ear (2005-49)

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Turnover Plan Foiled?

Rms w/Rvr Vu

Can You Spare $500?

I’ll Do It Myself?

Not the Real Santa?

Bug in Our Ear

Turnover Plan Foiled?

You will recall the scenario in which Sessions Judge Brenda Waggoner retires, Court Clerk Cathy Quist is appointed to the job by County Commission, Commission Chair Scott Moore is appointed to Quist’s job, leaving an open commission seat for Commissioner Mary Lou Horner’s opponent, Larry Smith .

But what if Judge Waggoner, who has been off the bench on medical leave, doesn’t make her retirement official until after the qualifying deadline for the May primary? That may mean that Quist will reconsider running for the judgeship and decide to stay where she is. That leaves Moore on commission and Smith running against Horner.

If the vacancy occurs within 60 days of the election then no one will be appointed. Or, if it’s more than 60 days, commission could appoint former state Rep. Jimmy Kyle Davis , who is running for the post. Or they could appoint a retired judge as caretaker and let Davis and Andy Jackson run for the open seat.

Waggoner, who is said to favor Jackson, can call the shots. Political heavyweights Richard and Lillian Bean , who favor anybody but Quist, are also supporting this scenario. (Quist defeated Lillian Bean for her current job.)

The situation is further complicated by the death of Juvenile Court Judge Carey Garrett and whether County Commission gets into appointing a replacement before next year’s election. Tim Erwin and Cynthia Chapman are running for that seat. If commission were to appoint one of them in the meantime, it would give them the advantage of incumbency. At present, Criminal Court Judge Richard Baumgartner is assuming responsibility for the office and has Chapman running it on a day-to-day basis.

 

Rms w/Rvr Vu

Knoxville City Council has been asked to provide a variance that allows balconies on the back of the Gay Street building that will house the Mast General Store. The upper floors of the building will be office space and residential condos.

The plan calls for balconies for the condos, which will face State Street. A variance for air rights for the balconies is needed because the rear stair and the condos will be over a city-owned alley.

 

Can You Spare $500?

The Polk County Commission has appointed Democrat Sally Love to the seat; she will serve until the Jan. 12 special election.

Both parties are expected to go all out to capture the seat. The Republicans will make a major push next year to win a majority in the House and the Newton seat is the first step in the campaign.

 

I’ll Do It Myself?

When Corker ran for the senate in 1994 he went through a half dozen campaign managers. Corker made a lot of money in private business before he went into public service and evidently believes that if you work for him you just need to work for him. 

Corker is using another national campaign consultant, Chris LaCivita , to do his mail outs, but has not hired him to be overall campaign manager. If Corker doesn’t find a top campaign strategist that will focus on his race, he may decide to run his own campaign.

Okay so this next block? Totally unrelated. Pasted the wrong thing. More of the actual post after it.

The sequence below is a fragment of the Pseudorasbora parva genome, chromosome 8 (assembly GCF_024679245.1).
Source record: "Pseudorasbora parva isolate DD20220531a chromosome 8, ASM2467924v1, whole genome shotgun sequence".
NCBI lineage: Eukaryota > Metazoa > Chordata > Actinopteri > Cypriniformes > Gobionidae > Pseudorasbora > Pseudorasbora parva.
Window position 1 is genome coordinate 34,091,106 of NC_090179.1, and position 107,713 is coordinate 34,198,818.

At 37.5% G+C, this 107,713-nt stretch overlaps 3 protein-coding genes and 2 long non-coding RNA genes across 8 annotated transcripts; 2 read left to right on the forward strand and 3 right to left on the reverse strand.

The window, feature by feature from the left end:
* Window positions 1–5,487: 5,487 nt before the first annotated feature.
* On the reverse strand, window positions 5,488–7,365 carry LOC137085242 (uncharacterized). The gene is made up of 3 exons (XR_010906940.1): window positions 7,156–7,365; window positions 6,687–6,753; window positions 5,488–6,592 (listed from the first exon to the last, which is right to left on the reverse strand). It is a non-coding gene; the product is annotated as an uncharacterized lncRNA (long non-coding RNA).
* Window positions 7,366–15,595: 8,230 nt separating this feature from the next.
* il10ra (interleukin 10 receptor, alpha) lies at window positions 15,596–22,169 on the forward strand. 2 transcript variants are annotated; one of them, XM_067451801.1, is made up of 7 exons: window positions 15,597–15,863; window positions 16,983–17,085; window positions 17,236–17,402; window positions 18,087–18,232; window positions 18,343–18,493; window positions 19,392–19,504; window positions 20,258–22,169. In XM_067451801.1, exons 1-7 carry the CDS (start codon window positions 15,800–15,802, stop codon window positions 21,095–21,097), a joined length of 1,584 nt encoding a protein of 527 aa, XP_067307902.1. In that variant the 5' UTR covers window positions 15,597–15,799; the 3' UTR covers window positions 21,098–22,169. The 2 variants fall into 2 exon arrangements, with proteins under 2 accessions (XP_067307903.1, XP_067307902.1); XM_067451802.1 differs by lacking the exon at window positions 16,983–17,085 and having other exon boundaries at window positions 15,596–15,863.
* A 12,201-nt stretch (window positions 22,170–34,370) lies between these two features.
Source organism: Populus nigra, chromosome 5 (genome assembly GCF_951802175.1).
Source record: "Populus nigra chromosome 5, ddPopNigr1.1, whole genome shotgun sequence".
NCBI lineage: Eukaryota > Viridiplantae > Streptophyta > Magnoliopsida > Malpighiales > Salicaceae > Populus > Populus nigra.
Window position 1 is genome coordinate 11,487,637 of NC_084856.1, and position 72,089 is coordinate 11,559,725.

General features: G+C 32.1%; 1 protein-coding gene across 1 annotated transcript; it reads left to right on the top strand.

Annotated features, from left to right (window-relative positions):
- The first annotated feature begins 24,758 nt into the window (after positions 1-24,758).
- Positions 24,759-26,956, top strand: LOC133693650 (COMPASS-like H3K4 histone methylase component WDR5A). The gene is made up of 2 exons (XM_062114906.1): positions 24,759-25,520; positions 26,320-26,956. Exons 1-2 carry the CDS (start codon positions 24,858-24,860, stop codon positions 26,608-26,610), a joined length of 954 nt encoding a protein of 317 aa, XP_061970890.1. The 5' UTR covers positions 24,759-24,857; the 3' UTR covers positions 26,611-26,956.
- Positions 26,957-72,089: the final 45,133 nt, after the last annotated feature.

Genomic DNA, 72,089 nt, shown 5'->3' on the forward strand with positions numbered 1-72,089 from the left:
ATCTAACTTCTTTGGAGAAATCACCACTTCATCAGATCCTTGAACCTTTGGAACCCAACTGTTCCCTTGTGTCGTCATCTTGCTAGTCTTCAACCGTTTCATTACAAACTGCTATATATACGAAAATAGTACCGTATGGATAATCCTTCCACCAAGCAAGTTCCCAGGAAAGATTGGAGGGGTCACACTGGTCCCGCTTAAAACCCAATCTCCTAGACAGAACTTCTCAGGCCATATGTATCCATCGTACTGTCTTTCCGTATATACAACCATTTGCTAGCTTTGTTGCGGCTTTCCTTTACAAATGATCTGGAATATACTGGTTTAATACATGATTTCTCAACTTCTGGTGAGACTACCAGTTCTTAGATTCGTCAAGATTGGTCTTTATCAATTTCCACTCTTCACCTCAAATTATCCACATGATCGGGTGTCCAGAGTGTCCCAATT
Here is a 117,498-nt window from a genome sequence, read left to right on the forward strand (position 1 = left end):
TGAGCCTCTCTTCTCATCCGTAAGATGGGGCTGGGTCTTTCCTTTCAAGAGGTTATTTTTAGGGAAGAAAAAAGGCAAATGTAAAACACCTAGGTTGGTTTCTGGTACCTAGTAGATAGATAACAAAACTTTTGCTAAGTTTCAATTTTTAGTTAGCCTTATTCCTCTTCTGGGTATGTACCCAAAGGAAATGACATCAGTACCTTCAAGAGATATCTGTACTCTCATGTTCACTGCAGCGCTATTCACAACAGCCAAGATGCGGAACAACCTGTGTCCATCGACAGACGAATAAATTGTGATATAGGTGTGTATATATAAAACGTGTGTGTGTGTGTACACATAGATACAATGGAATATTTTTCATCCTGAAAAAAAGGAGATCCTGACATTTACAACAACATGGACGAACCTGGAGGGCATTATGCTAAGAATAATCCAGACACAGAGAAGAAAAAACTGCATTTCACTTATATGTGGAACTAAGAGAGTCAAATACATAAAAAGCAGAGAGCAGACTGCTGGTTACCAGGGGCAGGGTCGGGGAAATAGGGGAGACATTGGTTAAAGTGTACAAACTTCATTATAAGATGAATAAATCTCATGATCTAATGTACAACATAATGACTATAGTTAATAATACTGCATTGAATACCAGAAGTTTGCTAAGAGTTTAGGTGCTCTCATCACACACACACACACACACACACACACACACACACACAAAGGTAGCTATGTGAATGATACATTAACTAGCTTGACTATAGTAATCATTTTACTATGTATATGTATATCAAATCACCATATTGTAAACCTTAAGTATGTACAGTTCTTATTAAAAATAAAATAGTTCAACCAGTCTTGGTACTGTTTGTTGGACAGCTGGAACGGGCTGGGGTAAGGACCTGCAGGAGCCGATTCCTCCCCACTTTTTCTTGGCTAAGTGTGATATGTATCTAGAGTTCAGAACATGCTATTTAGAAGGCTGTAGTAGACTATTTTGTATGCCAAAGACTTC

Not the Real Santa?

It wasn’t necessarily the best parade. Partly we missed Austin East, the marching, dancing high-school band which has been the star of several past Christmas parades, but didn’t participate this year.

Some mini-Coopers labeled as Santa’s reindeer were clever, and it’s always fun to see somebody riding one of those old Victorian big-wheel bikes.

There were lots of twirlers, and lots and lots of unexplained cowboys, and trailer loads of unidentified kids. There were lots of nativity scenes on trailers, and every year the Holy Family seems a little portlier than the year before, as are we all.

And there were several gaps. Some first-timers watching from Wall Avenue assumed it was Knoxvillian incompetence behind the apparently uncoordinated off-and-on quality of the parade, but we understand it had more to do with television.

Then Santa Claus came along, speaking to the crowds like any DJ with a hand-held mike. One girl was overheard to say, “He doesn’t sound like Santa Claus,” and we had to admit he really didn’t. Some refused to believe he was the real Santa, and refusing to believe it was the real finale, the crowd left the sidewalk reluctantly, hoping for more to come.

Maybe it seemed lacking in comparison to a recently discovered film that has been making the rounds lately. A 1951 parade filmed in color by professional filmmaker Sam Orleans shows, unmistakably, a real parade with real floats—advertising communities like Skaggston, Halls, and Farragut, not limousine services or “twirling academies”—imaginatively conceived to tell stories and lushly decorated, Rose-parade style. Maybe we’re too busy for that sort of thing these days.

© 2005 MetroPulse. All rights reserved. This material may not be published, broadcast, rewritten or redistributed.

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